Another difference readers will notice relates to how evidence is presented. New and future CPGs will prioritize presenting the composite evidence rather than individual studies. “Prior guidelines would read almost like a review,” explains McCartney. “But we’ve really stressed that panels should present high-level descriptions of the evidence and focus on the best estimates for the effects of a given intervention, in addition to how confident the panel is about those estimates.” (It should be noted that information from the individual studies will be available in the systematic reviews, so this is less of a trade-off than a best-of-both-worlds approach.)
Putting It to the Test
Making the move toward depending on evidence over expert opinion by implementing GRADE assures that CPGs are consistent with standards set by the Institute of Medicine (now the National Academy of Medicine), explains Murad, who has worked on Endocrine Society CPGs for 15 years, including the aforementioned “Management of Hyperglycemia in Hospitalized Patients in Non-Critical Care Setting.” “This endeavor by the Endocrine Society is futuristic; they are leading the charge,” he says.
Executing such a sea change in faithful implementation of GRADE required keeping track of a lot of moving parts, according to McCartney: “This was a broad Societal effort, involving the governance of the Society, the Clinical Guideline Committee members, and all the panel members on the hyperglycemia and other soon-to-be-published guidelines.” Coauthor Marie E. McDonnell, MD, of Brigham and Women’s Hospital, in Boston, Mass., and current chair of the Clinical Guidelines Committee, was involved from the beginning. “I was part of the committee at that time discussing using different approaches, and GRADE certainly stood out as the premier approach to guideline development. It takes into account formal evidence synthesis and how clinicians make decisions about choosing a therapy and puts them together in an organized framework for the members of a guideline development panel,” she says.
McDonnell explains that prior guidelines not having had as intensive meta-analysis as will happen going forward is not ideal but is not what prompted the CPG overhaul. “The main driver was really the National Institute of Health, the Agency for Healthcare Research and Quality, and other organizations saying every guideline should be faithfully adhering to GRADE to ensure that it is trustworthy.” The committee also had an inside track to understanding GRADE in the Mayo Clinic methodology group led by Murad. “He has been a proponent of GRADE and understood it on such a deep level that transitioning to full-GRADE compliance was not as difficult for us as it might have been otherwise,” McDonnell says.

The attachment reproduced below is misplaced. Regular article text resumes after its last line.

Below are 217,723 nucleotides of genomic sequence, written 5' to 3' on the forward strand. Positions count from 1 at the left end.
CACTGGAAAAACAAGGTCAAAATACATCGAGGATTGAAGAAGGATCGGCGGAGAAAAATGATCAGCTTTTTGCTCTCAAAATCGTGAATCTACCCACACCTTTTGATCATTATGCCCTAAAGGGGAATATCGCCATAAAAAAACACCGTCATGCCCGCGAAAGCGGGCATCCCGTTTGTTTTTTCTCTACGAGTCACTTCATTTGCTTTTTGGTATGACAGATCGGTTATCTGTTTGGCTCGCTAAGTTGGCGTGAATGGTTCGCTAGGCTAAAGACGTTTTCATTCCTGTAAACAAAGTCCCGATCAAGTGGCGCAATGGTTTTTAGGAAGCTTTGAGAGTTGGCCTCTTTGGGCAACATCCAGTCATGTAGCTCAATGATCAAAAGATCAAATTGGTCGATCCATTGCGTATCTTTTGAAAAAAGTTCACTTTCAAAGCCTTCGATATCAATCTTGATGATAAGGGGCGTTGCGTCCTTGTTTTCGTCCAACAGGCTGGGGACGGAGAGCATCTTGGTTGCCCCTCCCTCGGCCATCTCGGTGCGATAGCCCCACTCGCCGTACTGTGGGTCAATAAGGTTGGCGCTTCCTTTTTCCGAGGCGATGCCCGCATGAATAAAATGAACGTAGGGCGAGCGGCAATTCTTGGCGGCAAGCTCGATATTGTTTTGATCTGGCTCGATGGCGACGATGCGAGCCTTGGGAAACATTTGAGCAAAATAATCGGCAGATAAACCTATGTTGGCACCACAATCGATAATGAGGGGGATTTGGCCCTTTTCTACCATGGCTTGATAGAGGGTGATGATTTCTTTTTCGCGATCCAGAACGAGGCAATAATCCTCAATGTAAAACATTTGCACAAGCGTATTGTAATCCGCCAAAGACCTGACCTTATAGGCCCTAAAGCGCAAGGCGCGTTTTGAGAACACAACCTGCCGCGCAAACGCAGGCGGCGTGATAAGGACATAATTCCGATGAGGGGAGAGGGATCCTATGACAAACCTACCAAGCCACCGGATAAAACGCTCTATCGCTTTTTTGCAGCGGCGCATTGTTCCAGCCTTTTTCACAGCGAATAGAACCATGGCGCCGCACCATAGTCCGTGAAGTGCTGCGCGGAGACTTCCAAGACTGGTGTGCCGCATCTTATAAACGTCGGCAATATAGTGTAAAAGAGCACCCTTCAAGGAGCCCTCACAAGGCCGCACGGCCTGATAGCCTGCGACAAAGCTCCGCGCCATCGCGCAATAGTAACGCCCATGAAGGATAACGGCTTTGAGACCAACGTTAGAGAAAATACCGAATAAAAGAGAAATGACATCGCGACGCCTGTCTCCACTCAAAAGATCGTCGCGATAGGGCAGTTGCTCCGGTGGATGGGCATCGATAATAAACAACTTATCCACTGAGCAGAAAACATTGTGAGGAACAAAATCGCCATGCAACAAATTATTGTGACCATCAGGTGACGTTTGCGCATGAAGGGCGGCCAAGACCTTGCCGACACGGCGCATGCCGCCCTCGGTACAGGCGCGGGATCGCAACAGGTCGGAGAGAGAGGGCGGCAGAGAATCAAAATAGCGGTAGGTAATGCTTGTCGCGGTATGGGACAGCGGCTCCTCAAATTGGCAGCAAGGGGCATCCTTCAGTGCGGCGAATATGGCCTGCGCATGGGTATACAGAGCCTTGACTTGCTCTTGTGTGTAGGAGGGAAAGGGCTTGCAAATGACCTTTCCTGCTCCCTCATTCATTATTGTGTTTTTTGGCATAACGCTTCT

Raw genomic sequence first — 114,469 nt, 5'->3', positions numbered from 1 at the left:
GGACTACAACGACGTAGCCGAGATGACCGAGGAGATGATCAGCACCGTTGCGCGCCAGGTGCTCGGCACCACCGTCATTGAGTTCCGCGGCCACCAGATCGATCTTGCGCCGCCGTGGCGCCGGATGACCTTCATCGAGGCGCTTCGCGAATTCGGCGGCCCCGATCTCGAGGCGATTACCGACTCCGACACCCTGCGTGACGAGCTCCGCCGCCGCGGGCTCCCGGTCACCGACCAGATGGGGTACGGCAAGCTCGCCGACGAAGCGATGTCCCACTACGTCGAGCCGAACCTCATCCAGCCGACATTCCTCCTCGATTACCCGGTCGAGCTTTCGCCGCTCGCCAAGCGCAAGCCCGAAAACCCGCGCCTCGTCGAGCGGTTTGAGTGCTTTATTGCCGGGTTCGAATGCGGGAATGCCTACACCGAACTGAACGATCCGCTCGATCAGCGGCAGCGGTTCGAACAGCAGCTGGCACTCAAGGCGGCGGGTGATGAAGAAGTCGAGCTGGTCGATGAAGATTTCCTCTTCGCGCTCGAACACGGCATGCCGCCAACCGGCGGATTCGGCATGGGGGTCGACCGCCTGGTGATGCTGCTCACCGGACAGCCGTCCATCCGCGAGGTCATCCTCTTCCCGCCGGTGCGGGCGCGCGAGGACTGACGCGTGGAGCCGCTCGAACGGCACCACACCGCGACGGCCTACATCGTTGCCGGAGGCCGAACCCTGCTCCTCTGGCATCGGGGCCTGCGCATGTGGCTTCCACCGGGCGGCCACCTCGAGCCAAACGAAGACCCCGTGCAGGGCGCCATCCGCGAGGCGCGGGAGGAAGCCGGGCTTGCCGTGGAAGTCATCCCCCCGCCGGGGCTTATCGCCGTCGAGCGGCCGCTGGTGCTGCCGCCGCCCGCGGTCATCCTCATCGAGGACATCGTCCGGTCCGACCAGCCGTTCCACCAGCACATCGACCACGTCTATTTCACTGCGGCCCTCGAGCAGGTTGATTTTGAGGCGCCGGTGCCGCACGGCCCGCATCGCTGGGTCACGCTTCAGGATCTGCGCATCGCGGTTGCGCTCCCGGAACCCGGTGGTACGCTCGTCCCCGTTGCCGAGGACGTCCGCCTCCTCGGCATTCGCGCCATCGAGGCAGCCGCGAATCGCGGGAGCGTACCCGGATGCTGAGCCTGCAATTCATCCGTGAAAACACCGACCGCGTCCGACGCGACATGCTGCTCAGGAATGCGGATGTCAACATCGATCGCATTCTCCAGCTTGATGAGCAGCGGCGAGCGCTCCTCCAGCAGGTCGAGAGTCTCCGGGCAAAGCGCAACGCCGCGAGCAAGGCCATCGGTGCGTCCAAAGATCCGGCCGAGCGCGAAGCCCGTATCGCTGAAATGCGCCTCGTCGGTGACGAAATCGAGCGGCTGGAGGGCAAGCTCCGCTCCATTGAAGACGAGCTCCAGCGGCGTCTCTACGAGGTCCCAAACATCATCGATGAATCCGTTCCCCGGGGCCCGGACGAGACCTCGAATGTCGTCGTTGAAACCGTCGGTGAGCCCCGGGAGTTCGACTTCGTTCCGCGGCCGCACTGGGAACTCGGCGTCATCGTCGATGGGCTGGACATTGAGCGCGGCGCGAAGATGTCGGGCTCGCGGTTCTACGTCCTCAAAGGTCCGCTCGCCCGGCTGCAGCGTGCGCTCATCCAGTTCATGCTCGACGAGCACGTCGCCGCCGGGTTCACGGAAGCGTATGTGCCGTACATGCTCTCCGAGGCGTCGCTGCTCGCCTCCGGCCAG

McDonnell, as current Clinical Guidelines Committee chair, has the distinction of not only holding that position during the release of the first GRADE-vetted guidelines put out by the Endocrine Society but also as one of the subject matter experts on the guideline itself. “It’s hard to learn a new methodology, especially when you’re learning and teaching at the same time. That tension was minimized by the expertise of [Murad] and also [McCartney], who had formal GRADE training at that point,” she says. “There was still a tendency for the experts to want to elucidate all of the reasons why we might choose one approach or another, but, in the end, evidence had to drive every single sentence in that guideline, and if it didn’t, we couldn’t write it.”
McDonnell says they also had to learn a new vocabulary as part of applying the GRADE methodology, such as the “evidence to decision [ETD]” framework. They have not only gotten the hang of the new approach, lingo and all, but they also figured out some ways to make future implementations more streamlined. “Mary Korytkowski and Ranganath Muniyappa, chair and co-chair, respectively, of the inpatient hyperglycemia guideline, were really instrumental in giving us feedback relating to communication, assigning roles, making sure people don’t overlap tasks, and what to expect from the different players—the GRADE methodologists and the Endocrine Society staff.” McDonnell credits McCartney with ensuring that methodologist were also endocrinologists to bring efficiency to the process.
It’s straight As for this team and for “Endocrine Society Guideline Trustworthiness” in successfully providing guidance for guideline panels to more faithfully implement all the new policy changes and the components of GRADE. “We’re able to show our work in a way now that we weren’t able to before, and that speaks to the transparency of the process, which we think is really important,” McCartney says. “GRADE is probably the most widely accepted standard for guideline development, and the GRADE Working Group continues to refine that methodology.”
“We’re able to show our work in a way now that we weren’t able to before, and that speaks to the transparency of the process, which we think is really important. GRADE is probably the most widely accepted standard for guideline development, and the GRADE Working Group continues to refine that methodology.”Christopher R. McCartney, MD, professor of endocrinology, endocrinology, and metabolism, University of Virginia School of Medicine, Charlottesville, Va.
The team has much to celebrate and be proud of. They have created a system that will help clinicians help patients. They worked very hard to do so. “I’m excited for it to get out there,” McCartney says. “Pulling this paper together caused me to reflect on how much work has gone into this on the part of a lot of people. I think we can all be proud of the progress we’ve made.”
Horvath is a freelance writer based in Baltimore, Md., and a frequent contributor to Endocrine News. In the June issue, she wrote about six separate obesity studies from Endocrine Society journals in two separate features, “Tipping the Scales: Noninvasive Obesity Breakthroughs” and “Middle Management: Evaluating New Insights to Obesity and Weight Control Options.”